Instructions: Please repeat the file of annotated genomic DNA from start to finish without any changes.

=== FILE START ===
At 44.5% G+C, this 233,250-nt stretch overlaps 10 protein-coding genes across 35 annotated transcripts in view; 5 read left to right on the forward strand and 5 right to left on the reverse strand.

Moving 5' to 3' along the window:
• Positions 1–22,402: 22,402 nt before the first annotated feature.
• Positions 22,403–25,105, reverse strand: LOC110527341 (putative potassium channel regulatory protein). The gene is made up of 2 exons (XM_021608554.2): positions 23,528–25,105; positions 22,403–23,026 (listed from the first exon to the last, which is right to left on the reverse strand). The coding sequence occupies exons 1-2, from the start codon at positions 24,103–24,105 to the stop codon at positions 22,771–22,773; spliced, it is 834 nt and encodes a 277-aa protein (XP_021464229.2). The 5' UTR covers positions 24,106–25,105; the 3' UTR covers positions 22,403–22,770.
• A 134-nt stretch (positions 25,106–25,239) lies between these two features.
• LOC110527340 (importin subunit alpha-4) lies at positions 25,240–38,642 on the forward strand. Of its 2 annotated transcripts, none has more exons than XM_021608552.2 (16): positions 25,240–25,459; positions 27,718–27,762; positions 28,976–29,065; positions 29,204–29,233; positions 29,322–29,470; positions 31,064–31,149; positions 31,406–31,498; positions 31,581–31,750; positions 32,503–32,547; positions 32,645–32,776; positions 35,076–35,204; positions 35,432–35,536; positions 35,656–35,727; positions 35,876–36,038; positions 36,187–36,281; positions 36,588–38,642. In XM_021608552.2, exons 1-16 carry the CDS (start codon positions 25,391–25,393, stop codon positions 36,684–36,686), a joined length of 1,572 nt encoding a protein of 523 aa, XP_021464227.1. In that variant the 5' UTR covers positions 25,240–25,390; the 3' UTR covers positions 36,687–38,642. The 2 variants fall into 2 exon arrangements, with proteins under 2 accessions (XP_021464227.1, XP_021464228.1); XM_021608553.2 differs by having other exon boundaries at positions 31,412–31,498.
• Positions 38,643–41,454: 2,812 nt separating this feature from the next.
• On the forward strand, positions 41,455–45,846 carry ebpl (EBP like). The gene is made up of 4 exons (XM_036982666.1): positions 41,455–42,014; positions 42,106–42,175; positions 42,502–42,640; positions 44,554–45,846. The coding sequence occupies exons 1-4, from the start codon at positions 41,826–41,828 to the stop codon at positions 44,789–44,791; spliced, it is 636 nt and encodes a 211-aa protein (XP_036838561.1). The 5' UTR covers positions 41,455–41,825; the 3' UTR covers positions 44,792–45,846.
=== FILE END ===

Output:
At 44.5% G+C, this 233,250-nt stretch overlaps 10 protein-coding genes across 35 annotated transcripts in view; 5 read left to right on the forward strand and 5 right to left on the reverse strand.

Moving 5' to 3' along the window:
• Positions 1–22,402: 22,402 nt before the first annotated feature.
• Positions 22,403–25,105, reverse strand: LOC110527341 (putative potassium channel regulatory protein). The gene is made up of 2 exons (XM_021608554.2): positions 23,528–25,105; positions 22,403–23,026 (listed from the first exon to the last, which is right to left on the reverse strand). The coding sequence occupies exons 1-2, from the start codon at positions 24,103–24,105 to the stop codon at positions 22,771–22,773; spliced, it is 834 nt and encodes a 277-aa protein (XP_021464229.2). The 5' UTR covers positions 24,106–25,105; the 3' UTR covers positions 22,403–22,770.
• A 134-nt stretch (positions 25,106–25,239) lies between these two features.
• LOC110527340 (importin subunit alpha-4) lies at positions 25,240–38,642 on the forward strand. Of its 2 annotated transcripts, none has more exons than XM_021608552.2 (16): positions 25,240–25,459; positions 27,718–27,762; positions 28,976–29,065; positions 29,204–29,233; positions 29,322–29,470; positions 31,064–31,149; positions 31,406–31,498; positions 31,581–31,750; positions 32,503–32,547; positions 32,645–32,776; positions 35,076–35,204; positions 35,432–35,536; positions 35,656–35,727; positions 35,876–36,038; positions 36,187–36,281; positions 36,588–38,642. In XM_021608552.2, exons 1-16 carry the CDS (start codon positions 25,391–25,393, stop codon positions 36,684–36,686), a joined length of 1,572 nt encoding a protein of 523 aa, XP_021464227.1. In that variant the 5' UTR covers positions 25,240–25,390; the 3' UTR covers positions 36,687–38,642. The 2 variants fall into 2 exon arrangements, with proteins under 2 accessions (XP_021464227.1, XP_021464228.1); XM_021608553.2 differs by having other exon boundaries at positions 31,412–31,498.
• Positions 38,643–41,454: 2,812 nt separating this feature from the next.
• On the forward strand, positions 41,455–45,846 carry ebpl (EBP like). The gene is made up of 4 exons (XM_036982666.1): positions 41,455–42,014; positions 42,106–42,175; positions 42,502–42,640; positions 44,554–45,846. The coding sequence occupies exons 1-4, from the start codon at positions 41,826–41,828 to the stop codon at positions 44,789–44,791; spliced, it is 636 nt and encodes a 211-aa protein (XP_036838561.1). The 5' UTR covers positions 41,455–41,825; the 3' UTR covers positions 44,792–45,846.